How Decentralized is DeFi? – Part 3/3

Published by Mario Oettler on

If you have missed the previous parts, you can find part 1 here and part 2 here.

In this part, we will take a look at some selected DeFi services like NFTs and decentralized exchanges.


First, we need to understand what an NFT is. An NFT (nonfungible token) is basically a smart contract that has a mapping between a token id and an address. In Solidity this looks as follows:

The code snippet is taken from the ERC721 implementation by OpenZeppelin.

A mapping is like a table where in the left column, the token ID is written and in the right column, the address of the token holder is written.

If a user buys an NFT, he buys this entry in a table. That’s all. But how is this table entry linked to all those nice little pictures popping up everywhere? There is another part in the contract that makes the link:

As you can see in line 96, there is a base URI given. This URI points to some server (or IPFS). Then, in line 97, the token id is added to this base URI. It points to the image on the server.

What does this mean for decentralization? On the one hand, the smart contract runs on a decentralized network like Ethereum. But the visual representation of the information is stored on a central server. In the case of IPFS, this is not central but has its own downsides.

If the image file is stored on a central server, it can be changed or deleted at any time. (Of course, it is possible to create a hash of the image and use this hash as token id. In this case, it could at least be checked if the picture was altered.)

Market Places

Another aspect of NFTs is marketplaces. NFT marketplaces are services (websites or apps) that allow users to create, sell and buy NFTs without worrying too much about the technology. They also provide a way to display the images of the NFT collection.

Decentralized Exchanges

There are plenty of decentralized exchanges. The following image shows just a fraction of them.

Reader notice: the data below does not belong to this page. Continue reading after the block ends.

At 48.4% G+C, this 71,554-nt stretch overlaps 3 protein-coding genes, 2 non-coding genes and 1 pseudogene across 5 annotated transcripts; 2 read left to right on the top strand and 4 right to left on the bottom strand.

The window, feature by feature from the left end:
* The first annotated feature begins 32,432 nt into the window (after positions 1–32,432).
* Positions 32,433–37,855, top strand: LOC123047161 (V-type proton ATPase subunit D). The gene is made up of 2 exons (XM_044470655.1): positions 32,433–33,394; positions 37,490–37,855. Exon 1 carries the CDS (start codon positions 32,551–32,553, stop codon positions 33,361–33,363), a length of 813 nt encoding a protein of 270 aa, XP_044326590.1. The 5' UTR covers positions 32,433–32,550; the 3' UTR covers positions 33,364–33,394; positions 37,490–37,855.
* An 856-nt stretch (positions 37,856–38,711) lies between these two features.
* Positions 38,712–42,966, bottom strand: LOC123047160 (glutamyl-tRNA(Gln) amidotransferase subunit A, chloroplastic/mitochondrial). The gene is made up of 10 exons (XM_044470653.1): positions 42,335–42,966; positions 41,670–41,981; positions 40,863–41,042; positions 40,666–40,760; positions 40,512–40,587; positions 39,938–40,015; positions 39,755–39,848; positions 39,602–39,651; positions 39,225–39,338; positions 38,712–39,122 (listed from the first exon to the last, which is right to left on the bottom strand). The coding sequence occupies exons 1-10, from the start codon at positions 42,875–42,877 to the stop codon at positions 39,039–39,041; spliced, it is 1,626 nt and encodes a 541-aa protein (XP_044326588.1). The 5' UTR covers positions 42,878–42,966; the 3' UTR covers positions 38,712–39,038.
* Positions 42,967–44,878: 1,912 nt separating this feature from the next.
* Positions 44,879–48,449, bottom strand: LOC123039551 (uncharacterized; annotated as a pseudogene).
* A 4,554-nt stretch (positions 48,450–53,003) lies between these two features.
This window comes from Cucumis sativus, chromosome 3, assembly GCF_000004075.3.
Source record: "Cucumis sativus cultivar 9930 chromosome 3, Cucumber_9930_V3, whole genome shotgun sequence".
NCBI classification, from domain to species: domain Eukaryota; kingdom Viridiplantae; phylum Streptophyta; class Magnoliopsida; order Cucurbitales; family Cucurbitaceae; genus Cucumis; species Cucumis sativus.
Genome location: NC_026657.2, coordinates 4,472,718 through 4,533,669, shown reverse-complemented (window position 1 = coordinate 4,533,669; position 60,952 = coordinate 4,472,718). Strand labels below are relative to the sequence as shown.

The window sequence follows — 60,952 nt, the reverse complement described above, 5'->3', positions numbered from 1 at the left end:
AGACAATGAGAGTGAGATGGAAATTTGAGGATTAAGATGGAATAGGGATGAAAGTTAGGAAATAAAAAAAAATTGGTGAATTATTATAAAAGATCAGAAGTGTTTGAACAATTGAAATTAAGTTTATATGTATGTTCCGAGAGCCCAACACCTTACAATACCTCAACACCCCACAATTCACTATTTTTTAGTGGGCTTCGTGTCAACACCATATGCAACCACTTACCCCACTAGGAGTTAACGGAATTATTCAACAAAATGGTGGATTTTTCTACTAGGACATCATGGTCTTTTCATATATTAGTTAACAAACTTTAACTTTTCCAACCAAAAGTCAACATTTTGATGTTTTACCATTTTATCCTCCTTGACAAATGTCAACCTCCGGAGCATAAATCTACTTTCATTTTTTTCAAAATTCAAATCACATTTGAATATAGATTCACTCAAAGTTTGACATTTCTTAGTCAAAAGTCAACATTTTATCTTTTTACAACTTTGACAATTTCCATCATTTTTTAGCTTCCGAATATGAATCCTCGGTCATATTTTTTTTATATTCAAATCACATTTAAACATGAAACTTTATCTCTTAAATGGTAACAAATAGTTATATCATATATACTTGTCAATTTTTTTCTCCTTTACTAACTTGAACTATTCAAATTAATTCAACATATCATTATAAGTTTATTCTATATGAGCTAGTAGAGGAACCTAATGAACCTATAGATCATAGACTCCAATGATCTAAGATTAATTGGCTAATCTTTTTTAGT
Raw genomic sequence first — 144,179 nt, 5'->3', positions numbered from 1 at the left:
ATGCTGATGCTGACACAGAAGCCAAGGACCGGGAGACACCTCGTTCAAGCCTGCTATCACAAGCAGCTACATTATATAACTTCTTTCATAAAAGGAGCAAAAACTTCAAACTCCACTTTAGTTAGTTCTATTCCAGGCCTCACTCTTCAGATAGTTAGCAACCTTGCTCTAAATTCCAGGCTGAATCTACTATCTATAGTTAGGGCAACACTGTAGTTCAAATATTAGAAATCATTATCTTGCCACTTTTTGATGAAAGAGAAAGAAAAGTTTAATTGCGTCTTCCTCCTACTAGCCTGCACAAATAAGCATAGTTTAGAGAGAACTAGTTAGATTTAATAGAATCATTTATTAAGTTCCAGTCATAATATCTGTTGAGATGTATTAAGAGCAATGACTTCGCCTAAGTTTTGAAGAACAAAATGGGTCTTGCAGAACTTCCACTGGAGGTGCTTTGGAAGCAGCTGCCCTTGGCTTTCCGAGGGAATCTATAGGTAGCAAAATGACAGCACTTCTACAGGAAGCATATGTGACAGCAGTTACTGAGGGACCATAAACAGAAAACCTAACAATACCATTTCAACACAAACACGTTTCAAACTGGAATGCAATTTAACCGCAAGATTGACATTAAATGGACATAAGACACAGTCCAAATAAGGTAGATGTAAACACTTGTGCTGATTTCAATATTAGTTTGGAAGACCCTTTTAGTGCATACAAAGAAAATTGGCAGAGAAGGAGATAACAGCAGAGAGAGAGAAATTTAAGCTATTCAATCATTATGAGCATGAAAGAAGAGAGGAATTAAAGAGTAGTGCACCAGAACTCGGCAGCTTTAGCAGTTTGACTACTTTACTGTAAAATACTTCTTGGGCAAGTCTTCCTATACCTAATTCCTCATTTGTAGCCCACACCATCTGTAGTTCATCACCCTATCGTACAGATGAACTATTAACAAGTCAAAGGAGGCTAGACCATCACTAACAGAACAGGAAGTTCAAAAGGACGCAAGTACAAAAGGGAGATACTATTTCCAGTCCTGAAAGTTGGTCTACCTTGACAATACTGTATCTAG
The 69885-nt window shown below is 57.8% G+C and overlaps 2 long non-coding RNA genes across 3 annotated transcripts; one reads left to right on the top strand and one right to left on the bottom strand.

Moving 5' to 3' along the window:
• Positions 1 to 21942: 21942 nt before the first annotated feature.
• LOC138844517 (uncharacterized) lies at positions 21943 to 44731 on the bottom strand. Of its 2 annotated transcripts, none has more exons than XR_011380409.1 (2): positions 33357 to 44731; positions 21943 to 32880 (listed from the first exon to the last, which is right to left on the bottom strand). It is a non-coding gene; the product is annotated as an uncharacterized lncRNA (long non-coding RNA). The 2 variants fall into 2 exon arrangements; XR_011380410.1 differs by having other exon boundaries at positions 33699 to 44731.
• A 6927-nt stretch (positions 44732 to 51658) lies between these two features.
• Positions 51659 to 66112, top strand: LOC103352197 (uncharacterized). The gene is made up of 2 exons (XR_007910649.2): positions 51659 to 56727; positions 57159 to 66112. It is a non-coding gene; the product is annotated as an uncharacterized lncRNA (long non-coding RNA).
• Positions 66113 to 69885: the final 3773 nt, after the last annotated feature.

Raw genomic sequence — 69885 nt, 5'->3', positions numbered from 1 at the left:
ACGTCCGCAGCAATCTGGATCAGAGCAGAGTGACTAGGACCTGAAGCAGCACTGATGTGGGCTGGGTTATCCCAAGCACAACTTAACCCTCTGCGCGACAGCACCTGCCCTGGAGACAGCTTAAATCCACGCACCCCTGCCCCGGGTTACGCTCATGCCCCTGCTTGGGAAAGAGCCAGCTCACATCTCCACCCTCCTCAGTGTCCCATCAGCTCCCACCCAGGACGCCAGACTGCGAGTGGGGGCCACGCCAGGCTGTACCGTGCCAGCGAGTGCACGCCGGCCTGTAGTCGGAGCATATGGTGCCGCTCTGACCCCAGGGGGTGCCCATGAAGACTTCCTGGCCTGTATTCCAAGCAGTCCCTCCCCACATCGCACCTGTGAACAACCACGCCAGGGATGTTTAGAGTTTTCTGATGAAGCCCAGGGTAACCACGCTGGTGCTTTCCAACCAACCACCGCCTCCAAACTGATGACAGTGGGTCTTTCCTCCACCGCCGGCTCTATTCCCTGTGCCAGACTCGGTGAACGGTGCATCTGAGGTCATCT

List of decentralized exchanges. Source

At first glance, this looks like a very diverse market with lots of choices for the clients. But on closer inspection, it turns out the be a very concentrated market. If we look at the funds managed by these exchanges, we see that Uniswap V3 holds almost ¾ of all funds.


While coding and deploying a DEX smart contract is not too difficult (but don’t think it is easy to write a secure contract), the difficulty lies in operation. Most decentralized exchanges try to work without external information. Instead, they rely on a function that determines the price of an asset pair. In its simplest form, it is a constant product function like:

K = a * b

The price is determined by the exchange ratio of tokens a and b. The idea is to keep the k always constant across all trades. The downside of this formula is that with larger trades, the price slip is larger. This could deter traders. One fix is to increase the constant k. However, this requires a larger liquidity pool for token a and b.

Liquidity providers are attracted by the fees they earn if someone uses a DEX. So, if more users use a DEX, the more attractive the DEX is for liquidity providers. And in turn, it becomes more attractive for users. This makes it harder for new DEXs to gain a foothold which can lead to a monopoly in the DEX space.